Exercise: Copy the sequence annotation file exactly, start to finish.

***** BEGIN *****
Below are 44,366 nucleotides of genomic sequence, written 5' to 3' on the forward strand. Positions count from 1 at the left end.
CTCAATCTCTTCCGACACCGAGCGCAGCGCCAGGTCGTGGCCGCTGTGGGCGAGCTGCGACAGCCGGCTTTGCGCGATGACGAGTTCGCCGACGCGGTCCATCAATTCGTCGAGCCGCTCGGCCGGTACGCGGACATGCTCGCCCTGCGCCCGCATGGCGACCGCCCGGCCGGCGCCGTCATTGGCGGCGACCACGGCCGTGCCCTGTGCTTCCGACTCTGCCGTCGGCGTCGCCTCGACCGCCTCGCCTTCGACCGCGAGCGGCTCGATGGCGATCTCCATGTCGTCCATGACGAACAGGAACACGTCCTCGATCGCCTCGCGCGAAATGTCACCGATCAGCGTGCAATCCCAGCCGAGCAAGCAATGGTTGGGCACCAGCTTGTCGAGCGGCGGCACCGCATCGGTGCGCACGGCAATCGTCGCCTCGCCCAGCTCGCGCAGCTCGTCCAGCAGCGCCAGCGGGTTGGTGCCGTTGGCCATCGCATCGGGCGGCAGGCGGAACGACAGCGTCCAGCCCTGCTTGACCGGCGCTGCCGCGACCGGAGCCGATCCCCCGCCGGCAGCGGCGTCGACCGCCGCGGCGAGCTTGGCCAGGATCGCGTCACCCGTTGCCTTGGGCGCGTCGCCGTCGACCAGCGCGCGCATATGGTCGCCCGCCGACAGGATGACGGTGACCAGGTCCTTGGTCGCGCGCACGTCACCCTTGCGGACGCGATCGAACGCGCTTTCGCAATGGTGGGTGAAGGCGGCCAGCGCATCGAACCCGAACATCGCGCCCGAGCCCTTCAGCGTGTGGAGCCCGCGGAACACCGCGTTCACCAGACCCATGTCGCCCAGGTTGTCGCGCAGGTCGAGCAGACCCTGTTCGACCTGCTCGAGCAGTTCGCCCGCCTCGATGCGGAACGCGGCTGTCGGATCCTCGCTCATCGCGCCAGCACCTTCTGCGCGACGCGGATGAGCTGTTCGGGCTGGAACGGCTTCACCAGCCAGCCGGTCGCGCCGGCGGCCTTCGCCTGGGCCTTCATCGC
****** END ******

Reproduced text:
Below are 44,366 nucleotides of genomic sequence, written 5' to 3' on the forward strand. Positions count from 1 at the left end.
CTCAATCTCTTCCGACACCGAGCGCAGCGCCAGGTCGTGGCCGCTGTGGGCGAGCTGCGACAGCCGGCTTTGCGCGATGACGAGTTCGCCGACGCGGTCCATCAATTCGTCGAGCCGCTCGGCCGGTACGCGGACATGCTCGCCCTGCGCCCGCATGGCGACCGCCCGGCCGGCGCCGTCATTGGCGGCGACCACGGCCGTGCCCTGTGCTTCCGACTCTGCCGTCGGCGTCGCCTCGACCGCCTCGCCTTCGACCGCGAGCGGCTCGATGGCGATCTCCATGTCGTCCATGACGAACAGGAACACGTCCTCGATCGCCTCGCGCGAAATGTCACCGATCAGCGTGCAATCCCAGCCGAGCAAGCAATGGTTGGGCACCAGCTTGTCGAGCGGCGGCACCGCATCGGTGCGCACGGCAATCGTCGCCTCGCCCAGCTCGCGCAGCTCGTCCAGCAGCGCCAGCGGGTTGGTGCCGTTGGCCATCGCATCGGGCGGCAGGCGGAACGACAGCGTCCAGCCCTGCTTGACCGGCGCTGCCGCGACCGGAGCCGATCCCCCGCCGGCAGCGGCGTCGACCGCCGCGGCGAGCTTGGCCAGGATCGCGTCACCCGTTGCCTTGGGCGCGTCGCCGTCGACCAGCGCGCGCATATGGTCGCCCGCCGACAGGATGACGGTGACCAGGTCCTTGGTCGCGCGCACGTCACCCTTGCGGACGCGATCGAACGCGCTTTCGCAATGGTGGGTGAAGGCGGCCAGCGCATCGAACCCGAACATCGCGCCCGAGCCCTTCAGCGTGTGGAGCCCGCGGAACACCGCGTTCACCAGACCCATGTCGCCCAGGTTGTCGCGCAGGTCGAGCAGACCCTGTTCGACCTGCTCGAGCAGTTCGCCCGCCTCGATGCGGAACGCGGCTGTCGGATCCTCGCTCATCGCGCCAGCACCTTCTGCGCGACGCGGATGAGCTGTTCGGGCTGGAACGGCTTCACCAGCCAGCCGGTCGCGCCGGCGGCCTTCGCCTGGGCCTTCATCGC